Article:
2. Oh, the fall scenery is gorgeous! It sounds like the conference was fantastic. I agree about the issue of self-denial. In some ways our family has been thinking along the same lines: what idols are we clinging to and what convictions are we sacrificing for the sake of personal peace and affluence?

    “The Lawyer Brothers” made me laugh! Tell your sister for me that she DOES look good in braces–much better than I did when I was her age! Mine always looked supersized (at least to me) and it seemed like my mouth was crazy-full of silver. I especially love the picture of Bethany, though. She looks just like a lovely Texas girl 😀

    Hope y’all had a great Thanksgiving!

    • Jonathan says:

      We had a great Thanksgiving, thank you! We had some very dear and close friends stay Thanksgiving weekend at our home and since both of our families love to sing, we sang lots of hymns and listened to lots of piano and violin playing. (Not to mention played lots of volleyball 🙂 ) They have some incredible musicians in their family! It was so much fun! The self-denial issue has been repeatedly returning to my mind and I really have been asking the Lord how I can practically apply that message to my own life and not place personal comfort and affluence before Christ and His kingdom. In some ways, it’s so hard to do and I find myself saying “Oh no, anything but that Lord, anything but that.” And yet the net effect after I yield and obey gives me such a freed feeling to serve the Lord and really be prepared for His service.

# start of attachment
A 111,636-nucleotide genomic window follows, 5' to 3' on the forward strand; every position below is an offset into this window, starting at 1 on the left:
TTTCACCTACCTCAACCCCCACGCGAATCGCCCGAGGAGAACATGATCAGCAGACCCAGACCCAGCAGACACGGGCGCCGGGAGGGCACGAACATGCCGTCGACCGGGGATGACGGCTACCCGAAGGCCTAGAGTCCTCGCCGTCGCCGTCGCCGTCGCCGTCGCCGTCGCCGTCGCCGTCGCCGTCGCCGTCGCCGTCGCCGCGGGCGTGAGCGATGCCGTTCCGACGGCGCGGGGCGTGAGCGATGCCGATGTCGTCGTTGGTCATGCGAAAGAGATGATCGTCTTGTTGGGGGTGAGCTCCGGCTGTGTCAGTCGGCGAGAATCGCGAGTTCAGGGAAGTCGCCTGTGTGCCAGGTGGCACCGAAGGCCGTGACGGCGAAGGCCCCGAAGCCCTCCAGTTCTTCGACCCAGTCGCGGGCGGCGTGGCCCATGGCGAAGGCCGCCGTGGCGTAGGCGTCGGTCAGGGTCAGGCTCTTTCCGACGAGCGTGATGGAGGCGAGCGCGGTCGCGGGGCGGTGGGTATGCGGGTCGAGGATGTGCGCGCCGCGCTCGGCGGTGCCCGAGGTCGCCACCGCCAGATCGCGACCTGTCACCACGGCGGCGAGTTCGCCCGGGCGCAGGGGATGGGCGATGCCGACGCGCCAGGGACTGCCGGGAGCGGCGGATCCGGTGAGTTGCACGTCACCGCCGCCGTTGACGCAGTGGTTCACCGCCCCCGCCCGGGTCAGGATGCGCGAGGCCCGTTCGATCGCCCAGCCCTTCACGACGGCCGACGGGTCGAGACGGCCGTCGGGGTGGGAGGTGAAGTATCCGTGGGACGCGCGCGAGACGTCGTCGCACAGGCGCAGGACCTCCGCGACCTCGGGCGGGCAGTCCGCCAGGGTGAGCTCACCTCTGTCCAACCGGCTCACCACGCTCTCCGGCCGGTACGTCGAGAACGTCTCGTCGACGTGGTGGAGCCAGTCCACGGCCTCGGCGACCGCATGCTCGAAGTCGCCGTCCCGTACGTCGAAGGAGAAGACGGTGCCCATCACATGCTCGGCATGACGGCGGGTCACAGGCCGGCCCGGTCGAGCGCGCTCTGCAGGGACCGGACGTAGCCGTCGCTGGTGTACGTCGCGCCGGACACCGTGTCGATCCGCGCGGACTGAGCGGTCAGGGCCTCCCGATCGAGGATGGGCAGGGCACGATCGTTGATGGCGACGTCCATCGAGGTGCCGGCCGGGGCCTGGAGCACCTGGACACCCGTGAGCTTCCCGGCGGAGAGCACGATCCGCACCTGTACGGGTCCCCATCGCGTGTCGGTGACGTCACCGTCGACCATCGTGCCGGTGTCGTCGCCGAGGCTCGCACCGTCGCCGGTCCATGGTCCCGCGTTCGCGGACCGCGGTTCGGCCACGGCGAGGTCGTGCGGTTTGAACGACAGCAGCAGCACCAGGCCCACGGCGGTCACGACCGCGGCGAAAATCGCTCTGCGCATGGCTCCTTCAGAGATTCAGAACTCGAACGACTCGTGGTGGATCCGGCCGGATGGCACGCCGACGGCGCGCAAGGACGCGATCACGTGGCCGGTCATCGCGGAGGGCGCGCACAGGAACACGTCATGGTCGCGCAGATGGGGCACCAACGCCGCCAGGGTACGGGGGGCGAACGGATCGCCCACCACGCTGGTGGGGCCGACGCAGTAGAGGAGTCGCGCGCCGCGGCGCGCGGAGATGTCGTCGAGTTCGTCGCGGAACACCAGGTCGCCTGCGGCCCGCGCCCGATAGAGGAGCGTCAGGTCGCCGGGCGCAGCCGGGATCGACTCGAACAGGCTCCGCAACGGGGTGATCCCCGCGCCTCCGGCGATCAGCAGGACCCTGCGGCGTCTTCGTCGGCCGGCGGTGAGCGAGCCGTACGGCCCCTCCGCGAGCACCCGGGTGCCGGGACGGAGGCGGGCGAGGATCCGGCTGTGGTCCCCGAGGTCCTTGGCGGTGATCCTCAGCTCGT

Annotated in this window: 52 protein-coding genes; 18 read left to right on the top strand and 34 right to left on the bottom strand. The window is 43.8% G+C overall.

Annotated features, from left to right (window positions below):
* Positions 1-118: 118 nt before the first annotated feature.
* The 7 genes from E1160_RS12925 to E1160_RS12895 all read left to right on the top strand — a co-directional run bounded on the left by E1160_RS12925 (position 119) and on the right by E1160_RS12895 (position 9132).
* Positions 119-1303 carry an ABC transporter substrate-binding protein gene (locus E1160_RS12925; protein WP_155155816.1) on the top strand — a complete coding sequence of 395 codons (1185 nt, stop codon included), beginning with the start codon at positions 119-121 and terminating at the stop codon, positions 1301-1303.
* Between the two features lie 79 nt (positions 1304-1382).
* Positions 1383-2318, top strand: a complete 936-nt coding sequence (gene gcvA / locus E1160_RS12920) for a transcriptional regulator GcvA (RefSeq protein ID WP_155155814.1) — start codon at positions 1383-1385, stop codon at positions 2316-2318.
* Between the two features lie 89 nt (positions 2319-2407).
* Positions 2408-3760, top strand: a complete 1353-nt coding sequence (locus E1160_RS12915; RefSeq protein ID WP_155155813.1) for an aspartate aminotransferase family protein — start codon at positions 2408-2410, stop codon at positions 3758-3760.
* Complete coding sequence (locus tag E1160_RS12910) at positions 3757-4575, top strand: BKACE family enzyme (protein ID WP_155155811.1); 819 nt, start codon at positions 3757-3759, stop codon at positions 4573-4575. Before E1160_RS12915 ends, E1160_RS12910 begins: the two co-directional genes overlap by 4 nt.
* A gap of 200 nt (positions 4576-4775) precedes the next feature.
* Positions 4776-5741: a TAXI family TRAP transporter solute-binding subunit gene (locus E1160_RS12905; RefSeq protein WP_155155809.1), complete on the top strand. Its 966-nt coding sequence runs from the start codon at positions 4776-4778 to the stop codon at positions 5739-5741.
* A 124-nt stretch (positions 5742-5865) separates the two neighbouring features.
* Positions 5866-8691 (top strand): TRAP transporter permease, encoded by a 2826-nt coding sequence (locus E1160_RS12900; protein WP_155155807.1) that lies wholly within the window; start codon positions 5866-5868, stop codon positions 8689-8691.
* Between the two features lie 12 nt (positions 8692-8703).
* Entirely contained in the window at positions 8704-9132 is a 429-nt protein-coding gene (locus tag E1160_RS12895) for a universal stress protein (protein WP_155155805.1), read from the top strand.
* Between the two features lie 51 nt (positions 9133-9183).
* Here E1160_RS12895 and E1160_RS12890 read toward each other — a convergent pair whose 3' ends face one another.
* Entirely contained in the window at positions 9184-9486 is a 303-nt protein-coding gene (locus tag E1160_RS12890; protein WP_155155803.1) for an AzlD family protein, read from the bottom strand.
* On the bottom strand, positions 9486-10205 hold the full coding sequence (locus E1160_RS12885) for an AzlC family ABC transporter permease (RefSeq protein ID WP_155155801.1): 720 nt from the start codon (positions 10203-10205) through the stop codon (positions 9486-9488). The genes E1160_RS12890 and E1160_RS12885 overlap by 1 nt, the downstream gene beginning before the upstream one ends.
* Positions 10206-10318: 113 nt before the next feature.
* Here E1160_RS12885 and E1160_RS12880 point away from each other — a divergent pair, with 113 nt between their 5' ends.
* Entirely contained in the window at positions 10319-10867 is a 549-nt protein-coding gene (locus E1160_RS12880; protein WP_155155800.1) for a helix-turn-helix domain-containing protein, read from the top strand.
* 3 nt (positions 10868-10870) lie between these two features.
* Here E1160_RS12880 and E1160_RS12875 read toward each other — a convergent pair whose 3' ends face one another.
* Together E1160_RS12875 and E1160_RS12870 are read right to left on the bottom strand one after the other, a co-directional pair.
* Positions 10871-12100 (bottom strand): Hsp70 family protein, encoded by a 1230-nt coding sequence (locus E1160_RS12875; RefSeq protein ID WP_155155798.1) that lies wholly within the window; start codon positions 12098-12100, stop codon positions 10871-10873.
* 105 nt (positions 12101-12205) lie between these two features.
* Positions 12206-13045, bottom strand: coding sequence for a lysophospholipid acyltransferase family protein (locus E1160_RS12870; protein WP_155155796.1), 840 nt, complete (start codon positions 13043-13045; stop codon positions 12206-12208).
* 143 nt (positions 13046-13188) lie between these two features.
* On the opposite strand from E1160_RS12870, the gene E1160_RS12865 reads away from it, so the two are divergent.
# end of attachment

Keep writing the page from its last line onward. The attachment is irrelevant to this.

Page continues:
I thought the picture of Bethany was nice too! She IS such a lovely Texas girl! 🙂

      Hope y’all had a great Thanksgiving as well.

      P.S. Did the menfolk like your snickerdoodle blondies? 😉

  3. Youch! What have I missed? I don’t think I’ve checked on your blog since the Baby Bar. : |

    Every one of those photos is great! And I have to agree with you, Joseph. Those “Lawyer Brothers” were captured perfectly. Y’all need that picture on your website when you start the Covey & Covey law firm.

    The talk by Joel Beeke sounds very intriguing. Since our family is still trying to juggle home churches, family worship is definitely something we should be focusing on. And while neither you or I are orchestrating the worship in our families, it’s still needful for us to prepare for the day when we will.

    Keep up the writing, and I’ll be sure to check more often! I look forward to reading more of your logic and anti-atheism posts.

    • Jonathan says:

      Very true Jacob. We SHOULD be preparing for leading family worship because the responsibility will fall squarely on our shoulders. We should strive for spiritual maturity and a deepening of our walks with the Lord as young men because our duty will be to lead (Lord willing) a wife and children by example and by teaching. It’s a tremendous responsibility and no one will be perfectly prepared: we’ll make mistakes and try to learn from them, but we absolutely should make a proactive effort to be prepared for when we are married (and I don’t anticipate that being too terribly far away for any of us ;))